Additionally, Siemens supplied many of the premium efficiency electrical motors that power the pumps and processes within the plant and are connected to the PCS 7 to ensure the most in uptime and energy efficient operations. The Siemens system helps our staff with troubleshooting and operational consistency and efficiency. The team here really likes that. They also like that it's quicker and there's no lag in the control system. It’s pretty bulletproof.
Trident Automation Inc., Kaukauna, Wisconsin, was involved with the startup of the original system so they were familiar with its features and functionality and were instrumental in making the migration seamless. They also helped to effectively and quickly train the operators on the new enhancements available in the new system.
Carbon Green BioEnergy has increased its production from 37 MMgy in 2009 to 55 MMgy today—and we intend to increase production to 60 MMgy by 2015. Other benefits from the new system include:
• Enhanced trending and data analysis make it easy for operators and the process/management team to manage production and troubleshoot.
• Alarm management tools help to identify issues more accurately and improve production. Think of an alarm that tells you a motor needs maintenance, or a process is not running optimally. This helps the maintenance team to fix or repair a problem before it stops production.
• The historian interface has improved the ability to fine-tune the process and improve consistency and energy efficiency by looking at a process over time and understanding how to make it more consistent.
• The Siemens software update service enables us to keep our control software up-to-date at a fraction of the cost of buying new. This enables CGB to streamline its Microsoft security patches and keep the Microsoft operating system current.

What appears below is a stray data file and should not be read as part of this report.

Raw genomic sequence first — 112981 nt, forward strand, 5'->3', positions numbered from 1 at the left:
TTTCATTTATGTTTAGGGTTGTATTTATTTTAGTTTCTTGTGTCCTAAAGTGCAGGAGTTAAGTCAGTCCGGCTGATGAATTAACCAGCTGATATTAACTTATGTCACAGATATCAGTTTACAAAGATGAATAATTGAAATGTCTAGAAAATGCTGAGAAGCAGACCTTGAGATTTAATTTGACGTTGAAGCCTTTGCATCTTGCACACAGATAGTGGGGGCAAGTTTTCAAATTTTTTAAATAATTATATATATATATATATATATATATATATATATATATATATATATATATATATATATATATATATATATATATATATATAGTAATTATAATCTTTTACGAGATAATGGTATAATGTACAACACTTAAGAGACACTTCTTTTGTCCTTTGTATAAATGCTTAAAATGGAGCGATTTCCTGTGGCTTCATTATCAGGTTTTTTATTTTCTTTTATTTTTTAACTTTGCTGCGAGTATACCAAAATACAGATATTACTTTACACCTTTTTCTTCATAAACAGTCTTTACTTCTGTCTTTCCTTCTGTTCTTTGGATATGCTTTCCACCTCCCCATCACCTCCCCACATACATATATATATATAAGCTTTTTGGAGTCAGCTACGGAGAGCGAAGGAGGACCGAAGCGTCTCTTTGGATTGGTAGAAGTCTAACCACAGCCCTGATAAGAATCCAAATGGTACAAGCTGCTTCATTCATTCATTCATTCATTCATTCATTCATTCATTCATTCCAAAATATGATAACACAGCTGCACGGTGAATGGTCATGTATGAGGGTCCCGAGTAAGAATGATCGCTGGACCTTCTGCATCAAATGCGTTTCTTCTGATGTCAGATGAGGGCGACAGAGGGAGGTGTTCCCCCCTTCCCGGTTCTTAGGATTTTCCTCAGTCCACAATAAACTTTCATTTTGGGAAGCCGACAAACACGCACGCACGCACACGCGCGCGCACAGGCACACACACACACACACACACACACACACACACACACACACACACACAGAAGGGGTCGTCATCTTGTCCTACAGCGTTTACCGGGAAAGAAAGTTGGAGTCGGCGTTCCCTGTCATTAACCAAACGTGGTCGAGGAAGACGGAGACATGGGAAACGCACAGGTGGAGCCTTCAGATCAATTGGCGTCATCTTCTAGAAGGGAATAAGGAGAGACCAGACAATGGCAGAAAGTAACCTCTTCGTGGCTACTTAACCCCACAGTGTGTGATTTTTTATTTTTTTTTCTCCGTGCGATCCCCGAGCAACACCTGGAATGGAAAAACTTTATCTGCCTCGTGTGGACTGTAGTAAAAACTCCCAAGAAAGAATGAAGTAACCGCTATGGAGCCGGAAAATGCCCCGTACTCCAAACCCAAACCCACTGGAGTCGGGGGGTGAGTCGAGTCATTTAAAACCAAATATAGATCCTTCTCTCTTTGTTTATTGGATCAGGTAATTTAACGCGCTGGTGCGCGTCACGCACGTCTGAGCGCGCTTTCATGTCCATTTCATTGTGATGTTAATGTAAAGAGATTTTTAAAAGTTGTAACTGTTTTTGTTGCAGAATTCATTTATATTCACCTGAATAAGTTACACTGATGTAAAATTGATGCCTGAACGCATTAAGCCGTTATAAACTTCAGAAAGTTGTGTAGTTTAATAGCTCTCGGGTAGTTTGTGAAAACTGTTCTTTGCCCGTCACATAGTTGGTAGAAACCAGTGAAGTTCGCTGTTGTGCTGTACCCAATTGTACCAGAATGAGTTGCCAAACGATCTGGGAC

Since we installed the PCS 7, we’ve been able to more quickly debottleneck the facility and improve energy efficiency. Basically, we’ve been able to take the waves or variances out of the process and it has enhanced the controllability and reliability of the plant.
With the plant running optimally, we support 450 local farmers, most within 50 miles of the plant, by purchasing 18 million bushels of corn annually at a market value of more than $100 million. This helps the local agricultural community have a stable buyer at fair market price. Growing corn in the area is profitable again and this is good news for the community.
Author: Mitch Miller
CEO, Carbon Green BioEnergy, LLC
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How Sustainable is CGB's Ethanol Production?
Ethanol Production Creates Food & Fuel
• 100 percent of Carbon Green BioEnergy’s corn starch is used for ethanol production. The plant produces enough E85 to fuel a
2012 Chevy Malibu for 1 billion miles.
• 100 percent of the corn’s protein, fat and fiber is made into DDGS, enough to provide a highly nutritious livestock feed to as
many cattle needed to feed 2.2 million people annually.
• CGB uses brewery waste from nearby Beer City USA in Grand Rapids, Michigan, to make ethanol and distillers dried grain.
• Uses only corn from local farmers, mostly within 50 miles.
• CGB uses waste heat from the DDGS drying process to make steam for the plant.
• With tighter process controls, CGB has increased ethanol production without increasing water consumption.
• 2014 energy return on investment is 2.82. The plant gets 2.82 Btu in output for each Btu of input.
• Produces 55 million gallons of ethanol/year.
• Buys 18 million bushels of corn/year from 450 local farmers ($100 million).
• 4 million bushels of grain storage.
• Near zero waste.
• Blends 500,000 gallons of E85 onsite each month.